Generally under Australian law, residents are taxed on their worldwide income and on capital gains from the disposal of most assets. Foreign residents are taxed their Australian sourced income and on capital gains from the disposal of taxable Australian property.
The income tax law is contained in various acts of the Australian Parliament and in a number of double taxation agreements which Australia has with other countries.
The tax law is administered by the Australian Taxation Office, which has also issued extensive administrative guidance on obligations imposed by Australia’s taxation law. Further information on taxpayers’ obligations under Australia’s taxation laws is available on the ATO website.
The Australian Government expects foreign enterprises operating in Australia to meet all obligations imposed under the tax laws and to cooperate with the Australian Taxation Office in a timely and complete manner. In addition to various provisions of the law which calculate tax liabilities and impose reporting requirements the following areas will be particularly relevant to firms involved in cross border arrangements.
Australia’s transfer pricing rules seek to ensure that an appropriate return for the contribution made by Australian operations is taxable in Australia. This is achieved through the application of the internationally recognised arm’s length principle, which has been endorsed by the Organisation for Economic Co-operation and Development (OECD).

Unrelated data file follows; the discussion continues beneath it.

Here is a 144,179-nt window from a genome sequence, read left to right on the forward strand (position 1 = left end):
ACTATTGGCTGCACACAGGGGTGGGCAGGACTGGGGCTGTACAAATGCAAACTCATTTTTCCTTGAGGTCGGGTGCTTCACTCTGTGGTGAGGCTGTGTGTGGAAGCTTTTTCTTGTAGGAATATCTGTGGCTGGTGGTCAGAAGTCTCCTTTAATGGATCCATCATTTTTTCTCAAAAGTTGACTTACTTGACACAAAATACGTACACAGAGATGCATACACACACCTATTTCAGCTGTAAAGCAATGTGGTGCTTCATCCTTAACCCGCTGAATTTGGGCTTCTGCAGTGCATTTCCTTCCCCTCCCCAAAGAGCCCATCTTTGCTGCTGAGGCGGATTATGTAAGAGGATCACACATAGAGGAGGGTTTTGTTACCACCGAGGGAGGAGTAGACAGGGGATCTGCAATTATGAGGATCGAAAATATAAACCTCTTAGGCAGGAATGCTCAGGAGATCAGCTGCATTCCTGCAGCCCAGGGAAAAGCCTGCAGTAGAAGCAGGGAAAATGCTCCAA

Under the arm’s length principle, businesses are required to enter into international dealings under terms and conditions similar to what independent parties acting truly independently would reasonably be expected to have done in comparable circumstances.
The Australian Taxation Office has tax rulings and other publications that assist a business in understanding and complying with its obligations under the transfer pricing rules. These publications can be found on the ATO website. Guidance on transfer pricing and the arm’s length principle can also be found on the OECD website.
The thin capitalisation rules limit the amount of debt deductions available to Australian operations of both foreign entities investing into Australia and Australian entities investing overseas. A debt deduction is an expense an entity incurs in connection with a debt interest, such as an interest payment or a loan fee that the entity would otherwise be entitled to claim a deduction for.
The rules apply when the entity’s debt-to-equity ratio exceeds certain limits. Three alternative limits may be available to an entity in any given situation, a safe harbour test, world-wide gearing test and an arm’s length debt test. Broadly under the safe harbour test, where the debt exceeds 60 per cent of the net value of the Australian assets (this threshold is higher for certain financial entities), a portion of the debt deductions may be disallowed. The thin capitalisation rules affect both Australian and foreign entities that have multinational investments, subject to certain exemptions.